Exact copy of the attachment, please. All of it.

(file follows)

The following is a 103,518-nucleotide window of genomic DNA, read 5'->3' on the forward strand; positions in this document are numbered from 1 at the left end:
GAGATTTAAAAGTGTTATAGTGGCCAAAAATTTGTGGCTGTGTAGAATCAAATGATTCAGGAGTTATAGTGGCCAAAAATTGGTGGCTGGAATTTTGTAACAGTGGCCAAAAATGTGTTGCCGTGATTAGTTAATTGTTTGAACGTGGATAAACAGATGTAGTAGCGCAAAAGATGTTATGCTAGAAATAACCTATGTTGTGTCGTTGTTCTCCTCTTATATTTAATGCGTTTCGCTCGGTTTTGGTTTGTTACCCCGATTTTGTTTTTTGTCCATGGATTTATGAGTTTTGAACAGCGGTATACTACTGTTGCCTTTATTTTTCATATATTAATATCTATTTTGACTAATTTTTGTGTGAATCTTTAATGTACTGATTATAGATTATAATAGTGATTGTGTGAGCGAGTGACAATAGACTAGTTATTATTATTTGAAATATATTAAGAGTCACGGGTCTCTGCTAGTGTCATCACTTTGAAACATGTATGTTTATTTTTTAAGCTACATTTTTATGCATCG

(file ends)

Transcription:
The following is a 103,518-nucleotide window of genomic DNA, read 5'->3' on the forward strand; positions in this document are numbered from 1 at the left end:
GAGATTTAAAAGTGTTATAGTGGCCAAAAATTTGTGGCTGTGTAGAATCAAATGATTCAGGAGTTATAGTGGCCAAAAATTGGTGGCTGGAATTTTGTAACAGTGGCCAAAAATGTGTTGCCGTGATTAGTTAATTGTTTGAACGTGGATAAACAGATGTAGTAGCGCAAAAGATGTTATGCTAGAAATAACCTATGTTGTGTCGTTGTTCTCCTCTTATATTTAATGCGTTTCGCTCGGTTTTGGTTTGTTACCCCGATTTTGTTTTTTGTCCATGGATTTATGAGTTTTGAACAGCGGTATACTACTGTTGCCTTTATTTTTCATATATTAATATCTATTTTGACTAATTTTTGTGTGAATCTTTAATGTACTGATTATAGATTATAATAGTGATTGTGTGAGCGAGTGACAATAGACTAGTTATTATTATTTGAAATATATTAAGAGTCACGGGTCTCTGCTAGTGTCATCACTTTGAAACATGTATGTTTATTTTTTAAGCTACATTTTTATGCATCG